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Creditability, Crunched

Gordon Brown came to office last year as the stability candidate, the iron chancellor who would see Britain through rough times. He liked to talk of prudence, of sticking to unbending economic tests and golden economic rules that sounded dull but disciplined. The stark and sad truth is that Brown has lost the economic plot, his credibility as prime minister is ebbing away quicker than the availability of a cheap loan. Here are five economic tests he has failed:

Governments should save for rainy days and inject that money into the economy when it enters choppy waters. This UK government did that in 1997 when it reduced public debt, giving it plenty of cash to spend a few years later. But it has failed to do the same trick twice.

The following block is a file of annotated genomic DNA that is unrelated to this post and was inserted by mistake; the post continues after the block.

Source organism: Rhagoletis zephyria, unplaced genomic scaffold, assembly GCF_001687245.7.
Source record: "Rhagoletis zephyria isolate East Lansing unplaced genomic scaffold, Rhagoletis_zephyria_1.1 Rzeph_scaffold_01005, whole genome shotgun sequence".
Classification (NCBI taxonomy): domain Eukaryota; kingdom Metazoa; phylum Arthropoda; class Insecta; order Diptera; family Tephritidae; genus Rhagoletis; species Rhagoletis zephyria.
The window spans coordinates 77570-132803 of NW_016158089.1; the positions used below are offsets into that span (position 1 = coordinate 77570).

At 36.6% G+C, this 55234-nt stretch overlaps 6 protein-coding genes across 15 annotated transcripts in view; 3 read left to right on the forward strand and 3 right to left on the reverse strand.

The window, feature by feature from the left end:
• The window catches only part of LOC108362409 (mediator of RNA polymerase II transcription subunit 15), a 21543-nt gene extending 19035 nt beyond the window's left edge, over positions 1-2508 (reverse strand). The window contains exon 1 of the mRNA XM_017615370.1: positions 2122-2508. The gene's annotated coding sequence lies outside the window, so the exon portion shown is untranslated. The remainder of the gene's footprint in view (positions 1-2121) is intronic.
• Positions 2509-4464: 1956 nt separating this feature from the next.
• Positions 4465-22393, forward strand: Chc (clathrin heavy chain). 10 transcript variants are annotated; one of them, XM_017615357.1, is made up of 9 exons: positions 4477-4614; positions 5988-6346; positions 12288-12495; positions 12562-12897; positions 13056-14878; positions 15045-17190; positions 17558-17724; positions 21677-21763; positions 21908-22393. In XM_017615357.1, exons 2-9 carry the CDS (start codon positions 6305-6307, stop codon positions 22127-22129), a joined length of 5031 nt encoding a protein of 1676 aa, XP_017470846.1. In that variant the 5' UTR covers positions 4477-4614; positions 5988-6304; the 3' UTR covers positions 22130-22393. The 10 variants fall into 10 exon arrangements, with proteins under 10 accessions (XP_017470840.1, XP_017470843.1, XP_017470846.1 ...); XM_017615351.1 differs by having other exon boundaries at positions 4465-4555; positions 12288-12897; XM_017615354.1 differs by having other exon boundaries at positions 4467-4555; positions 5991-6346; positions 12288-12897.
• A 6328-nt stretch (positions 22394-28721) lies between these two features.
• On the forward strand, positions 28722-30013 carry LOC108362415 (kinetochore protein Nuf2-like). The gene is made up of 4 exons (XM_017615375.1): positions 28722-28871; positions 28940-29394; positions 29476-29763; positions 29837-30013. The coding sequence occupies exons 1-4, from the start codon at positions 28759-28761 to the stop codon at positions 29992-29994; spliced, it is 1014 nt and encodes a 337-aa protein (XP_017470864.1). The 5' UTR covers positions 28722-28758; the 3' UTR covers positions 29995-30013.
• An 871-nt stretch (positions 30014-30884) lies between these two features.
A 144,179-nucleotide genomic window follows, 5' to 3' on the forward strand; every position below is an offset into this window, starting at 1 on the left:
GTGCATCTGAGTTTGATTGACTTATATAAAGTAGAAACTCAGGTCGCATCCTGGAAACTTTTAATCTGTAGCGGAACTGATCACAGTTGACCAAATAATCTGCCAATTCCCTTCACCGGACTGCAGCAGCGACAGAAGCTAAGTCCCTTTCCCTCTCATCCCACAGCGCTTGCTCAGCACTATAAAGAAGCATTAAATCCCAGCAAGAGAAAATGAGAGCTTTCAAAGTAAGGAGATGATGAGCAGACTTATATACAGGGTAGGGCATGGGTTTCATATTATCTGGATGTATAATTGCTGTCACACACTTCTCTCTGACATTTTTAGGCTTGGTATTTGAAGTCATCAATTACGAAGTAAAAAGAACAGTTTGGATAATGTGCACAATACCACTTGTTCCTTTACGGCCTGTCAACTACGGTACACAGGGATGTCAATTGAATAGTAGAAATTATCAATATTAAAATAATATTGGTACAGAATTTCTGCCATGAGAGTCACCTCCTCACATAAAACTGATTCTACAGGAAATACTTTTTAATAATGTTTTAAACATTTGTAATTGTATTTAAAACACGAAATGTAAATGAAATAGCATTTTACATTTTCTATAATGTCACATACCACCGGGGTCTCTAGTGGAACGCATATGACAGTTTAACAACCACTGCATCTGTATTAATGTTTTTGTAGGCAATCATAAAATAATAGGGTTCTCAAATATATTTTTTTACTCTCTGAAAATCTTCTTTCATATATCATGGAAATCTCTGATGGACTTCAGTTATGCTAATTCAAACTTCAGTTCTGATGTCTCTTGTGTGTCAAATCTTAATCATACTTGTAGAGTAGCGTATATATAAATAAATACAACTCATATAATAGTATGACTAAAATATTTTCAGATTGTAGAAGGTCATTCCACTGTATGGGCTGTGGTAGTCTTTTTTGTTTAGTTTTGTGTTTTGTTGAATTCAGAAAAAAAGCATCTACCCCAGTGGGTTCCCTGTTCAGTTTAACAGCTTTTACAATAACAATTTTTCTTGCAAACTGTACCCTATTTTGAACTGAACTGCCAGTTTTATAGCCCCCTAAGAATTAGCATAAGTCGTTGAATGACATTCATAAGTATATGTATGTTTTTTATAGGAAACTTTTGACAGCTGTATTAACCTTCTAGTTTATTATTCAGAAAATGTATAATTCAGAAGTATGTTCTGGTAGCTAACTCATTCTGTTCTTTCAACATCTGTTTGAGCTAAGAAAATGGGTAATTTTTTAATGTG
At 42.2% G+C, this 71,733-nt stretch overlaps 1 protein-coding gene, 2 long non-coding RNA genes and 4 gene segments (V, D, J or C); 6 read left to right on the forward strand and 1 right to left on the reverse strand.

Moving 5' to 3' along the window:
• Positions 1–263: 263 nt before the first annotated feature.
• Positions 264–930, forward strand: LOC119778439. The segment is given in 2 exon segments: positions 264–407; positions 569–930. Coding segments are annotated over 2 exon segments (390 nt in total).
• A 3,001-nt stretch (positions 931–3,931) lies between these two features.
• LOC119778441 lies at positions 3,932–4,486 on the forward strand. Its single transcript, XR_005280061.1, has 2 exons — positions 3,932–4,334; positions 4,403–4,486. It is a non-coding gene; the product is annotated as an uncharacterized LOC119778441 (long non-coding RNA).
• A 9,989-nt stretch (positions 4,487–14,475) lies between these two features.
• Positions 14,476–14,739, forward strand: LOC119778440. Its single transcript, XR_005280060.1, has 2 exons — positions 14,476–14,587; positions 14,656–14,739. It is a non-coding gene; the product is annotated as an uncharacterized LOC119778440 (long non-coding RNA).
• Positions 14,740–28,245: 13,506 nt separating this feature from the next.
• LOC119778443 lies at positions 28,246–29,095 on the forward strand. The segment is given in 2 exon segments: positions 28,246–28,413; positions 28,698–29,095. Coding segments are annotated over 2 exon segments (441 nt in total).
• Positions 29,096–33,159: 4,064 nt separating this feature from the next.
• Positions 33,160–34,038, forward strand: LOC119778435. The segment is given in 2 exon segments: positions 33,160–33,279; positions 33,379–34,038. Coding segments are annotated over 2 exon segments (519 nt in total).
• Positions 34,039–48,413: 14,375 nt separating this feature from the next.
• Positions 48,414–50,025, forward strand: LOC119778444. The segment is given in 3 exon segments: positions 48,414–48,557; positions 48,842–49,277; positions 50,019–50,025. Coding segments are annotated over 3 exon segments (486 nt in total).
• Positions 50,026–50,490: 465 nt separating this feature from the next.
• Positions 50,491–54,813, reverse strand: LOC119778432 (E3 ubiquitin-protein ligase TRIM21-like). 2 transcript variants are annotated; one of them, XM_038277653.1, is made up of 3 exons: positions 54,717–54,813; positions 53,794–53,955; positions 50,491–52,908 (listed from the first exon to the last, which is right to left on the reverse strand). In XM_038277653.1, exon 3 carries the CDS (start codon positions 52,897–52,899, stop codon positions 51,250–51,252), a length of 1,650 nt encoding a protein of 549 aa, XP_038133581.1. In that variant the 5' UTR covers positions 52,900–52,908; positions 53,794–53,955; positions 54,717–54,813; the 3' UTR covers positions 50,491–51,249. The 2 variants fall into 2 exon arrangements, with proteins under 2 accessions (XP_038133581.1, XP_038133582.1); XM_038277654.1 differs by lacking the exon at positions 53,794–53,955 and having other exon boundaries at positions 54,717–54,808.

When the private sector stops hiring workers, the state should step in and create public sector jobs. Today’s circumstances therefore warrant the Brown government increasing spending on public services rather than restricting it.

When the public stops spending money on the high street, the government should raise wages to maintain spending and therefore jobs. This government is effectively reducing wages by not keeping public sector pay in line with inflation.

When prices are rising for the basic necessities, taxes should be lowered for the poor. By scrapping the 10p rate, Labour is telling the working poor to pay the 20p rate – a tax increase by any other name.

Understand that if banks are wary of lending, there is a reason for it – they are doubtful the punters can pay the money back. Yet this government is pressing for banks to pass on the lower interest rates that the Bank of England has set. Cheap loans are what caused the problem in the first place.

In defeat, some hope

Beware the moderate.